Zelensky: I think Putin is in an "informational bubble"

Well, aren’t we all.

But yes, if you read this morning’s post, you know there’s good reason to believe the tsar has existed in a thick bubble for many years about the state of his military, the willingness of Ukrainians to resist, and the determination of the west to punish him if he went ahead with this folly.


When does that bubble pop? What does it look like when it does?

It must have been punctured to some extent by the magnitude of the sanctions Russia is facing. And eventually the extent of Russian difficulties on the ground across the border will become undeniable:

If I’m right that Russia has quietly began reducing its demands for a ceasefire then Putin must already have left the bubble to some degree. Just not enough:

There may be an extreme asymmetry right now in the quality of information the heads of state on each side have access to. Putin’s advisors might genuinely fear bringing news like this to him, knowing what it means for the military’s logistical quagmire:

“Some of the [supply] vehicles are being abandoned, officials said, because Russian troops fear sitting in the convoy when fuel-supply tanks are being targeted by the Ukrainians, setting off fireballs,” the Times reported today. It’s conceivable that Putin’s coterie of yes-men have assured him that, despite the early setbacks, everything is on course and it’s a matter of time before Ukraine falls. They might be playing for time, hoping for a miraculous rally on the ground that bowls the Ukrainians over.


Good luck to them and their loved ones if it doesn’t happen.

Meanwhile, Zelensky is getting regular reports from western intelligence agencies on Russian troop movements. Per the Times, “In Washington and Germany, intelligence officials race to merge satellite photographs with electronic intercepts of Russian military units, strip them of hints of how they were gathered, and beam them to Ukrainian military units within an hour or two.” That helps explain why the Ukrainians have been so effective in targeting Russian supply lines. They have eyes in the sky.

But they could be even more effective. According to one House Democrat, the White House is holding back — to a degree — on sharing intelligence for fear that real-time sharing will be deemed an act of war by Russia:

The U.S. is not sharing some of the most sensitive intelligence that could enable lethal strikes against the Russian military by Ukrainian forces, in part over concerns about being seen as a direct participant in the war, the Democratic chairman of the House Armed Services Committee said Thursday…

“We want to support the Ukrainians in every way we possibly can, without going to war with Russia,” [Rep. Adam] Smith said on MSNBC’s “Morning Joe.” “When it comes to intel-sharing and targeting, that’s a fine line.”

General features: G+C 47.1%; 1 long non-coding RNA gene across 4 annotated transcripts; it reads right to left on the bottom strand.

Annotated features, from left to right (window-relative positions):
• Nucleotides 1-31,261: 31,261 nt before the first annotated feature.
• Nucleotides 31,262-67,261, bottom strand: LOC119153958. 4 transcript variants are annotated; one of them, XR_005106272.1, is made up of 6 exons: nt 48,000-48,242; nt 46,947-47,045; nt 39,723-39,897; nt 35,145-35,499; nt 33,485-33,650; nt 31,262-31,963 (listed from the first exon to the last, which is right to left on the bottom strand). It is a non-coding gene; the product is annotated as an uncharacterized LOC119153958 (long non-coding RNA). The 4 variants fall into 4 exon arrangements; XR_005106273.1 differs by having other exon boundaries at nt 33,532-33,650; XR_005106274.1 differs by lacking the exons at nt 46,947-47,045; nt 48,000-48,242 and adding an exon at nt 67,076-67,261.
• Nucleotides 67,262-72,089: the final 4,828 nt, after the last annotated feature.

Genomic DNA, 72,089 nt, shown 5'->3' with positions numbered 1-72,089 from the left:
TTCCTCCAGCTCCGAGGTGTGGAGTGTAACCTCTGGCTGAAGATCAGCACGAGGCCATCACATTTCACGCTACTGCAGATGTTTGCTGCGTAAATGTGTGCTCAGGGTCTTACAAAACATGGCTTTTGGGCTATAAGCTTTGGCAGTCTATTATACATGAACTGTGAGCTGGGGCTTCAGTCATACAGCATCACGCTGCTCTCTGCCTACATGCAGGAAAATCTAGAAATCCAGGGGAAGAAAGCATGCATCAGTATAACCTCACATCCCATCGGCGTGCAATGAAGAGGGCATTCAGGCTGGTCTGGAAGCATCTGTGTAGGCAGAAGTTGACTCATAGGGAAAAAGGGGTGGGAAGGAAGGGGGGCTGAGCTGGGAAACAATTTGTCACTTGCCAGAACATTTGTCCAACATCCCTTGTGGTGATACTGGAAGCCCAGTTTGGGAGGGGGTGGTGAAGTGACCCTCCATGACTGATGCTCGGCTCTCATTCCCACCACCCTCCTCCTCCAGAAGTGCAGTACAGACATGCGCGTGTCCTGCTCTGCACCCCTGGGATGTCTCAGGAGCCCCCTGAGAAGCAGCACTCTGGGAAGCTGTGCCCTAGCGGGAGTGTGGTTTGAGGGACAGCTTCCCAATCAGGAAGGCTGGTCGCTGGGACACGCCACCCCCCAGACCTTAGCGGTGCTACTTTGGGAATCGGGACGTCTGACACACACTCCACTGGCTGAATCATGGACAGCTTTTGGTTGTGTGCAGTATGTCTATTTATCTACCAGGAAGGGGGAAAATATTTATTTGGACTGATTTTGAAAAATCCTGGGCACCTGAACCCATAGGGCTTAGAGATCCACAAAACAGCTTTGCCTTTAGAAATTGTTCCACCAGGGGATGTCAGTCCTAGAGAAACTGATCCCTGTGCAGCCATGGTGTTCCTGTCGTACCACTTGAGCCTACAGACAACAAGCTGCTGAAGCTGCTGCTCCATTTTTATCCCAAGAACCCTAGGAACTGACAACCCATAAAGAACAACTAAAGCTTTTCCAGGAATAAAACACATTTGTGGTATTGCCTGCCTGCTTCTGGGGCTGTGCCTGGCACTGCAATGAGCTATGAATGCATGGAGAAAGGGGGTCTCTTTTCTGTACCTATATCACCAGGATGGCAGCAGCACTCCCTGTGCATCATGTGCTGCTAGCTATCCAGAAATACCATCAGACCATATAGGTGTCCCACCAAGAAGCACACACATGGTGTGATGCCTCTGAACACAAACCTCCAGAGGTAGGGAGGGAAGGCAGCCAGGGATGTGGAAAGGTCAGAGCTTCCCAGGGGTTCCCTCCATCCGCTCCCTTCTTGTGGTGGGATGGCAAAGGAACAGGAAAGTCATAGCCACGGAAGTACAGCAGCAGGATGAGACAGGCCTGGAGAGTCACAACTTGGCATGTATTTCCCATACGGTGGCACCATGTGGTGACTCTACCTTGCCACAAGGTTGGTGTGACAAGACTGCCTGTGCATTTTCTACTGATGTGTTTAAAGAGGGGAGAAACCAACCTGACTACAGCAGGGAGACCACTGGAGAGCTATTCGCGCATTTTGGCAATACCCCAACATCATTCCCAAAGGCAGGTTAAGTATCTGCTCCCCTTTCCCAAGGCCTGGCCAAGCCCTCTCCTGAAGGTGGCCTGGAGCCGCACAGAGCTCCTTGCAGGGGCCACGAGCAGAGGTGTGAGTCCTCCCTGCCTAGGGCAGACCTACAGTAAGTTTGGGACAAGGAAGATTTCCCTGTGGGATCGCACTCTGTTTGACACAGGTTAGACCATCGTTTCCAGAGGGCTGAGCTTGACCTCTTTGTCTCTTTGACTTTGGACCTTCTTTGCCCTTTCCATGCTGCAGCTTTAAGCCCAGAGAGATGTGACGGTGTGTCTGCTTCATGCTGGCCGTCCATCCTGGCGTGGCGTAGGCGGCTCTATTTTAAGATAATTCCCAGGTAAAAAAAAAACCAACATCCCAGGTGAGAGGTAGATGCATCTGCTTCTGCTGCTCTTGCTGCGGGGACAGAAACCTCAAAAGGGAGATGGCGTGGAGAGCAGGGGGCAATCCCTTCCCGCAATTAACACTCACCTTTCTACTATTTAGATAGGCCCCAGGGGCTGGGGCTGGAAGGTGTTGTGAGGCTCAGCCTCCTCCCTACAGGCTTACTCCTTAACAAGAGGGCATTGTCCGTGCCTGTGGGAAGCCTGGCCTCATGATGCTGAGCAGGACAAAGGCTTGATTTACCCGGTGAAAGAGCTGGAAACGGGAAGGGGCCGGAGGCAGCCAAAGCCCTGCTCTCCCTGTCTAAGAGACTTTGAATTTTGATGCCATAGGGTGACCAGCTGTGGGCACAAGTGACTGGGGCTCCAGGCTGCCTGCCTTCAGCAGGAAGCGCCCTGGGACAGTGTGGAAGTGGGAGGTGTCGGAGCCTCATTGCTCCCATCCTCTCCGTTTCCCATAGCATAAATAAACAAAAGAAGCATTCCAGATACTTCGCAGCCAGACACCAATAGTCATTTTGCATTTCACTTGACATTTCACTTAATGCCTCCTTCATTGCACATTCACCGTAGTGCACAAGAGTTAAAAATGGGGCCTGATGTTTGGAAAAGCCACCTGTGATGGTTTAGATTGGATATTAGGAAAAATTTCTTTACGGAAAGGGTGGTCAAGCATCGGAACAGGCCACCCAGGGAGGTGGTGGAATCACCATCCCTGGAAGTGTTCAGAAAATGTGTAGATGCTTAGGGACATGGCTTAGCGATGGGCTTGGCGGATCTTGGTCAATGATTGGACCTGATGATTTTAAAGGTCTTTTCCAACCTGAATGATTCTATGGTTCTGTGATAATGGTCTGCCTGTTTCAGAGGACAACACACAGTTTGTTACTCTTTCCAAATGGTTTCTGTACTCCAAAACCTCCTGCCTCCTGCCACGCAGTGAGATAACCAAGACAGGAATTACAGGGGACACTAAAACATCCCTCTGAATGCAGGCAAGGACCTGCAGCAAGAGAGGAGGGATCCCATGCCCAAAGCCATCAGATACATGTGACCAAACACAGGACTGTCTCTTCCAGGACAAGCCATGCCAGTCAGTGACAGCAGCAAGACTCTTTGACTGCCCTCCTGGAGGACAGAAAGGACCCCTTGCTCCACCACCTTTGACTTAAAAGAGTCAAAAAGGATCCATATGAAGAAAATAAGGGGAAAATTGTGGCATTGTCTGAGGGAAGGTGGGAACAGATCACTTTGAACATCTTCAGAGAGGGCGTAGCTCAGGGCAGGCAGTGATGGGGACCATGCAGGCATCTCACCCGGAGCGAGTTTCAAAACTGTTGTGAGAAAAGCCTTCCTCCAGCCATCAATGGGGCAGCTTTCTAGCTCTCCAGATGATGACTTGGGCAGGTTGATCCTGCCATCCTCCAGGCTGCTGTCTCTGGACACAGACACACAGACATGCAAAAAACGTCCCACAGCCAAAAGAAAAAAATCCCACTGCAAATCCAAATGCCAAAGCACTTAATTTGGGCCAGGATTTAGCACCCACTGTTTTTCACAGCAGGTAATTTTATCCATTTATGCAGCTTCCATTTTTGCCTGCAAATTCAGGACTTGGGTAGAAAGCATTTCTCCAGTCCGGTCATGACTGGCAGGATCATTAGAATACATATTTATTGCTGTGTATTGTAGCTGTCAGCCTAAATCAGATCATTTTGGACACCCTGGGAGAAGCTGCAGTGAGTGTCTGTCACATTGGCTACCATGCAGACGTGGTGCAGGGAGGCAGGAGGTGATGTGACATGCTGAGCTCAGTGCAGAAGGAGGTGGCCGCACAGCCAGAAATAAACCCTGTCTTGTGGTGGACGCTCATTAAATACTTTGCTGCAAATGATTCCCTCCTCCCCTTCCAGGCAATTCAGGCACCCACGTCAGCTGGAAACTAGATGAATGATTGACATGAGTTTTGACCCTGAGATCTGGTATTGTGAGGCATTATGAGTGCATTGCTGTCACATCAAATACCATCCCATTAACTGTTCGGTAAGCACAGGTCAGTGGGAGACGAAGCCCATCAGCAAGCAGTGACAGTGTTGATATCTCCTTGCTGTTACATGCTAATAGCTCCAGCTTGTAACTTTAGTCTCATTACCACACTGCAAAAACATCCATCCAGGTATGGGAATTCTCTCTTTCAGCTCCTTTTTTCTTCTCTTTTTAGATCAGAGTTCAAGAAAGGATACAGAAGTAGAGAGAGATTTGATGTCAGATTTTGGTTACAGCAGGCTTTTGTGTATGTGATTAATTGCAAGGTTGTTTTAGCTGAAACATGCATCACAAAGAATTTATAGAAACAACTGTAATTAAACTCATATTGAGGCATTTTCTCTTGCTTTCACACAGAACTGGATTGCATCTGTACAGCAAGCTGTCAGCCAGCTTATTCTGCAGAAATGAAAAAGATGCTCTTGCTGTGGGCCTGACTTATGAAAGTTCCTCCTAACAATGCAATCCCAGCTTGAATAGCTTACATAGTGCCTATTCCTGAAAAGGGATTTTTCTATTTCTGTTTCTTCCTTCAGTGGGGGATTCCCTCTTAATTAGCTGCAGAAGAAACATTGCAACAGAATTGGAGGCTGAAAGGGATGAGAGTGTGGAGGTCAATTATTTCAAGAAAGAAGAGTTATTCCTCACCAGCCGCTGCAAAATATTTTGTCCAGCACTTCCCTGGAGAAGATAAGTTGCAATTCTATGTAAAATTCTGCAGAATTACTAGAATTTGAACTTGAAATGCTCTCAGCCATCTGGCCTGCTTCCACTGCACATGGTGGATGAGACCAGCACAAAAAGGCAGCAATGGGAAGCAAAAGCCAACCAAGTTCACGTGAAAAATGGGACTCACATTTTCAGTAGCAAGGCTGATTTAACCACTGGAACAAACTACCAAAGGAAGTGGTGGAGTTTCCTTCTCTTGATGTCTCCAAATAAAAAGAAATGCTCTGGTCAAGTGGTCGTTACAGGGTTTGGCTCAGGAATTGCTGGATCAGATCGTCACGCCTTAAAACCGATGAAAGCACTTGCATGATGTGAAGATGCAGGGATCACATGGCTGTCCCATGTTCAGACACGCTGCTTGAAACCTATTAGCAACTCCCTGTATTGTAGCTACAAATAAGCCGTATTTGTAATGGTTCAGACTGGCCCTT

The U.S. is providing some intelligence to Ukraine, he said, but not “real-time targeting.”

“We’re not doing that, because that steps over the line to making us participating in the war. So the Pentagon is really struggling and walking that very fine line,” he said.


Sending intelligence to the Ukrainians “within an hour or two” but not quite “in real time” seems like the Pentagon trying to be half-pregnant. They’re helping Ukrainians kill Russian soldiers, risking escalation with Moscow, but not helping enough to make them really effective at it, which could end the war more quickly.

The informational bubble that shields Putin from bad news also shields his subjects, by design. Another report is circulating today of a bizarre, almost unbelievable phenomenon in which Ukrainians are phoning family members in Russia to describe conditions on the ground only to find that their relatives simply don’t believe them. One woman who lives in a suburb of Kiev told her sister back in Russia what was happening after the invasion began and received this reply: “No one is bombing Kyiv, and you should actually be afraid of the Nazis, whom your father fought against. Your children will be alive and healthy. We love the Ukrainian people, but you need to think hard about who you elected as president.”

Ukraine has even set up a website urging Ukrainians to call their Russian relatives and describe conditions on the ground, knowing that that’s one of the few ways in which Russia’s informational bubble might plausibly be punctured. But how do you manage that with a population that’s been so brainwashed by propaganda that even eyewitness testimony from their own siblings can’t sway them? The bubble is one of Putin’s great assets in that sense, minimizing the risk of an uprising at home.


Questions continue to swirl online about whether he’s in a bubble or whether he’s actually lost his marbles due to illness. One British tabloid claimed today that Putin might have terminal cancer. Another rumor circulating alleges that he has Parkinson’s. Marco Rubio, a member of the Senate Intelligence Committee, has spent the last few weeks sporadically tweeting that the Putin of 2022 is physiologically different from the Putin of 10 years ago, a dark hint that U.S. intel has reason to believe something’s amiss:

It’s not either/or, of course. He could be mentally ill and in a thick informational bubble. Nothing to worry about.

I’ll leave you with this. Hopefully Putin lives long enough to be tried for war crimes and hanged.


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David Strom 4:30 PM | May 28, 2024